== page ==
The British photographer Nigel Shafran, born in 1964, made his name during the 1990s with his work for fashion and architecture magazines. His pictures of ordinary, everyday subject matter are quiet and understated, often capturing the small rituals of domestic life. One set of photos, taken between 1996 and 1998, concentrates on the contents of the rooms in which his father had once worked; another takes as its theme the random arrangements of washing-up piled on the draining board at home.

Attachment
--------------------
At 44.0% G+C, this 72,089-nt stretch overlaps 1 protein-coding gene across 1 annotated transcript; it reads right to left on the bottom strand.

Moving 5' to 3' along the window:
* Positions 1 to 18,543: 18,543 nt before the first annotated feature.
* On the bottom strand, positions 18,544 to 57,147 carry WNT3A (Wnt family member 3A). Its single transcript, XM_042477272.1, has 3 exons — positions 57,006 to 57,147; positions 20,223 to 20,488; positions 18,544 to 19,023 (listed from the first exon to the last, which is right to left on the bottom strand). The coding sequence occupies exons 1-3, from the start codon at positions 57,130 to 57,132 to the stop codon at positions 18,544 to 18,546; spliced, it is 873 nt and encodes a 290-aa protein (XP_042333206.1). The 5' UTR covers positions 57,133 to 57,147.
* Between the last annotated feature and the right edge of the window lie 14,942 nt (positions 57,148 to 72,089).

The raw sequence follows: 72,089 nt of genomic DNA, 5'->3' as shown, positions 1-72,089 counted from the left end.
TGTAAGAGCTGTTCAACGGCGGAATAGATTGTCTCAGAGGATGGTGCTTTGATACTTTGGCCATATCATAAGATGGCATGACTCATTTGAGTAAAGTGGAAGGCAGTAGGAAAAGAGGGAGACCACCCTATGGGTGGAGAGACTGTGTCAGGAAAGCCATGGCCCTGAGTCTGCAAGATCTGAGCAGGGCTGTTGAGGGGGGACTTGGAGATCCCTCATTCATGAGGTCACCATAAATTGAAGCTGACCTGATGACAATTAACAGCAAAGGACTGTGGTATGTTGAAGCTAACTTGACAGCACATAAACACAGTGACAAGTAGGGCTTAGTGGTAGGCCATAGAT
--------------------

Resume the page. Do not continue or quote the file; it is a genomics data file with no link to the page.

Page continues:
“Bookshelves (Archive Bookshop)” was taken in London in 2004 and is currently on display as part of a group show at the Contemporary Art Society, London, alongside works by sculptor Phyllida Barlow and artist Richard Wentworth.
“What’s interesting to me”, Shafran once explained, “are the things on the edges that are not meant to be there – the soap packet, the bit of litter, the things that we can relate to and which hold that everydayness.”
On show at the Contemporary Art Society, London EC1, until April 16; www.contemporaryartsociety.org